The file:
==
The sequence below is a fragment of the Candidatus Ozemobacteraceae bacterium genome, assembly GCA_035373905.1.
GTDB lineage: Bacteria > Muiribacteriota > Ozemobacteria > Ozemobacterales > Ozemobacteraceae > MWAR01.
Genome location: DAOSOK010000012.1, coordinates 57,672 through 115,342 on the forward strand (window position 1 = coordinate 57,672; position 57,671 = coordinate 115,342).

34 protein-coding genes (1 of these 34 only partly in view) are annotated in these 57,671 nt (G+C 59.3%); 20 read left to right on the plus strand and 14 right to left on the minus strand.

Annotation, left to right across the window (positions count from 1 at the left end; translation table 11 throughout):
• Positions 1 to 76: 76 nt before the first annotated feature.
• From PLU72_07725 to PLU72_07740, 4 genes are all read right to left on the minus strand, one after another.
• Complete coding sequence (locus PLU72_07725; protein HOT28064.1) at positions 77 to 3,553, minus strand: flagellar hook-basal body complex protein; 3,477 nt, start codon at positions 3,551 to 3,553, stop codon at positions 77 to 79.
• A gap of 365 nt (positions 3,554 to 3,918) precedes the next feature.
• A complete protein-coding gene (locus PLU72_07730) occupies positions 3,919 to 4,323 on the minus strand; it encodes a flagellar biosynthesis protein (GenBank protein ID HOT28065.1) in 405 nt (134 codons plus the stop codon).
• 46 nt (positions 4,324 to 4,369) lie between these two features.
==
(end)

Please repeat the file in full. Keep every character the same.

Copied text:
The sequence below is a fragment of the Candidatus Ozemobacteraceae bacterium genome, assembly GCA_035373905.1.
GTDB lineage: Bacteria > Muiribacteriota > Ozemobacteria > Ozemobacterales > Ozemobacteraceae > MWAR01.
Genome location: DAOSOK010000012.1, coordinates 57,672 through 115,342 on the forward strand (window position 1 = coordinate 57,672; position 57,671 = coordinate 115,342).

34 protein-coding genes (1 of these 34 only partly in view) are annotated in these 57,671 nt (G+C 59.3%); 20 read left to right on the plus strand and 14 right to left on the minus strand.

Annotation, left to right across the window (positions count from 1 at the left end; translation table 11 throughout):
• Positions 1 to 76: 76 nt before the first annotated feature.
• From PLU72_07725 to PLU72_07740, 4 genes are all read right to left on the minus strand, one after another.
• Complete coding sequence (locus PLU72_07725; protein HOT28064.1) at positions 77 to 3,553, minus strand: flagellar hook-basal body complex protein; 3,477 nt, start codon at positions 3,551 to 3,553, stop codon at positions 77 to 79.
• A gap of 365 nt (positions 3,554 to 3,918) precedes the next feature.
• A complete protein-coding gene (locus PLU72_07730) occupies positions 3,919 to 4,323 on the minus strand; it encodes a flagellar biosynthesis protein (GenBank protein ID HOT28065.1) in 405 nt (134 codons plus the stop codon).
• 46 nt (positions 4,324 to 4,369) lie between these two features.